We explain what Dalton’s Atomic Theory is, the atomic model it proposes, and its importance. Also, who was John Dalton.
What is Dalton’s atomic theory?
It is known as Dalton’s Atomic Theory or Dalton’s Atomic Model for the first model of scientific basis regarding the fundamental structure of matter . It was postulated between 1803 and 1807 by the British naturalist, chemist and mathematician John Dalton (1766-1844), under the name of “Atomic Theory” or “Atomic Postulates.”
This model proposed a scientifically credible explanation to most of the enigmas of chemistry of the 18th and 19th centuries. He postulates that all the matter in the world is made up of atoms, that is, there is a finite number of fundamental particles .
In addition, he argues that simply from the combination of these particles, all complex structures of matter are possible. The direct ancestor was the Greeks of classical antiquity
The postulates of this model are:
- The matter is made up of tiny particles , called indestructible and indivisible atoms .
- The atoms of the same element are always identical to each other, with the same mass and the same properties. In contrast, atoms of different elements have different masses and properties.
- Atoms do not divide , nor can they be created or destroyed during chemical reactions.
- Atoms of different elements can come together to form compounds in different proportions and quantities.
- When combined to form compounds, atoms are arranged according to simple relationships , describable by integers.
Despite the obvious importance of Dalton’s atomic model in the emergence of modern chemistry , it should be noted that this theory has numerous shortcomings , as noted below.
For example, Dalton thought that gases were monoatomic substances, and that molecules were always composed from the smallest possible proportion. This led him to assume that water was composed of a hydrogen atom and an oxygen atom (HO) and miscalculate the atomic weight of many elements.
Importance of Dalton’s Atomic Theory
Although it was not definitive in the history of chemistry, Dalton proposed the first, foundational model for chemistry . It allowed to solve questions on the matter that had no answer at the time.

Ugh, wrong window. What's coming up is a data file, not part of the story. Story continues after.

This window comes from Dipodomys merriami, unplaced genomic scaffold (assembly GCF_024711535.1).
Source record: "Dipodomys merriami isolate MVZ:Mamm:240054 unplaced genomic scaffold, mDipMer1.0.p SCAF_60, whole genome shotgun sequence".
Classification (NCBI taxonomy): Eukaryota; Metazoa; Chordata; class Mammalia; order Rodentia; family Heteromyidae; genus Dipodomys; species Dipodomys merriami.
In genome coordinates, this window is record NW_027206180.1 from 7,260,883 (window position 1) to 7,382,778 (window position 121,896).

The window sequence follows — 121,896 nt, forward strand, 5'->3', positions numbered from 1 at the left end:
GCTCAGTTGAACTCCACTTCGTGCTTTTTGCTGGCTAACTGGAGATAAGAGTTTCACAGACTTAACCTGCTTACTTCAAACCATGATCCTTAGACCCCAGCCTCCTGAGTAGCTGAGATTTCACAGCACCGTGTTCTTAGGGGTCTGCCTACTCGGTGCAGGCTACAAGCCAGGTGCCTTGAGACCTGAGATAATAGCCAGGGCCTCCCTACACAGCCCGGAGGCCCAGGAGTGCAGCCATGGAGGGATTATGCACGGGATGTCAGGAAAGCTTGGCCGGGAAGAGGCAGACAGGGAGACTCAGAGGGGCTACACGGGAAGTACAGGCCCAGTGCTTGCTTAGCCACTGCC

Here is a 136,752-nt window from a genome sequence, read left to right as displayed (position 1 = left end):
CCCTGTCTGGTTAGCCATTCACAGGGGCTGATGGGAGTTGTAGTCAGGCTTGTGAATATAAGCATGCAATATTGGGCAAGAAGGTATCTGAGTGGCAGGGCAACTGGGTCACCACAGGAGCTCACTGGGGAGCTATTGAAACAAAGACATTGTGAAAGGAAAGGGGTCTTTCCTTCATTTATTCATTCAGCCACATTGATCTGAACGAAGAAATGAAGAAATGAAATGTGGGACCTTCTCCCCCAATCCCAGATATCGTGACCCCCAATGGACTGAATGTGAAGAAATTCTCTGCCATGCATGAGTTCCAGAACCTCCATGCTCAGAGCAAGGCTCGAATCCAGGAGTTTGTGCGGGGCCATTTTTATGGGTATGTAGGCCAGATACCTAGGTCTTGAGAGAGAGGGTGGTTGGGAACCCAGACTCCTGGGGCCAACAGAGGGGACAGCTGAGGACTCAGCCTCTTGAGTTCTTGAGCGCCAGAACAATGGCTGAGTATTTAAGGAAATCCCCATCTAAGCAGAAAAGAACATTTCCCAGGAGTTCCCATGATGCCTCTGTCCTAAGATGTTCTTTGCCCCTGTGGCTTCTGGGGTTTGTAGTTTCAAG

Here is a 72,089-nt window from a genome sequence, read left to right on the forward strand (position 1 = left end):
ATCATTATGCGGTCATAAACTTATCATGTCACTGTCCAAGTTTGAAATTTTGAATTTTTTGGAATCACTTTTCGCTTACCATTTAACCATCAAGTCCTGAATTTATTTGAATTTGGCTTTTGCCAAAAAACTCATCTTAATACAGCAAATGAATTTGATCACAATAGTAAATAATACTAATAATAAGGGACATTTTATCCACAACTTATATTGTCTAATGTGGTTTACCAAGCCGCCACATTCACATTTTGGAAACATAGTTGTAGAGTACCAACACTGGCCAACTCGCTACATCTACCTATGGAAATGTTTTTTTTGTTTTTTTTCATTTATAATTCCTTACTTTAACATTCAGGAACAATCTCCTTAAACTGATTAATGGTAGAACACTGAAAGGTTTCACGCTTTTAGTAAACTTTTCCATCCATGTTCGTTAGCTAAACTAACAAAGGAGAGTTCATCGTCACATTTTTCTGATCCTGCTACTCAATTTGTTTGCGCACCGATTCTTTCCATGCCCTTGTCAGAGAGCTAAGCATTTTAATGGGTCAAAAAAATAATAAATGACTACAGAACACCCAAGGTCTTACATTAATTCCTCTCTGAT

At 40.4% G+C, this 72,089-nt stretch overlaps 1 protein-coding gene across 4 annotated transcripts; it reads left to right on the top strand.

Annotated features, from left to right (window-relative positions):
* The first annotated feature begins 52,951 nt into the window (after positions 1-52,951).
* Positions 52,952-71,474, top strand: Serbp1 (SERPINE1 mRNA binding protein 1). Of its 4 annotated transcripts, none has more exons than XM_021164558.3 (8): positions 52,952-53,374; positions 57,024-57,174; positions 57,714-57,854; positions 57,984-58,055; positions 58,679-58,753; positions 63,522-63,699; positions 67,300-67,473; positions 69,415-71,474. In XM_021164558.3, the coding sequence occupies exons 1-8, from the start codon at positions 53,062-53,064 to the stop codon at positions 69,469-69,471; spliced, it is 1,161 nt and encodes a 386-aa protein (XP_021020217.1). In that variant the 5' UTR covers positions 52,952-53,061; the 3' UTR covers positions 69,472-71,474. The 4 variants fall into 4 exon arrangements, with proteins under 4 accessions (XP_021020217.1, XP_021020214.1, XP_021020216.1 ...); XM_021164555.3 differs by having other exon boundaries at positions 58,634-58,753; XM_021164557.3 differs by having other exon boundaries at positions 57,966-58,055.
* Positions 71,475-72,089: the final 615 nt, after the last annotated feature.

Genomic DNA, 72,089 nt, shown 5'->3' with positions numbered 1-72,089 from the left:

For example, he explained the cause of the stoichiometric ratios fixed in chemical reactions , that is, why the compounds formed according to fixed amounts of each atom during a reaction.
The possibility of checking many of Dalton’s postulates laid the foundations for future chemistry. Many of its errors remained undiscovered until the 19th century, when, for example, the first evidence appeared that atoms, contrary to what Dalton assumed, were divisible. (See: Subatomic particles )
The great advantage of this model was to explain scientifically an immense set of complex facts and diverse compounds from a fairly simple combinatorial theory.
John Dalton Biography
John Dalton was born in Cumberland, England, on September 6, 1766, the son of British Quakers. His facilities with mathematics were evident from an early age, but the religion of his parents prevented him from making his way to a university, so he had to be educated in the “New School” for religious dissidents that opened in Manchester.
In that institution he was Professor of Mathematics and Natural Philosophy. Later he was elected member of the Philosophical and Literary Society of Manchester, where he presented his first works. Among other findings, he discovered color blindness (named in his honor), which he suffered from.
Among its other theoretical formulations of importance are the Gas Law, the Atomic Model and numerous scientific classifications of vegetables. He finally died on July 27, 1844 . One of the craters of the Moon bears his name in eternal tribute.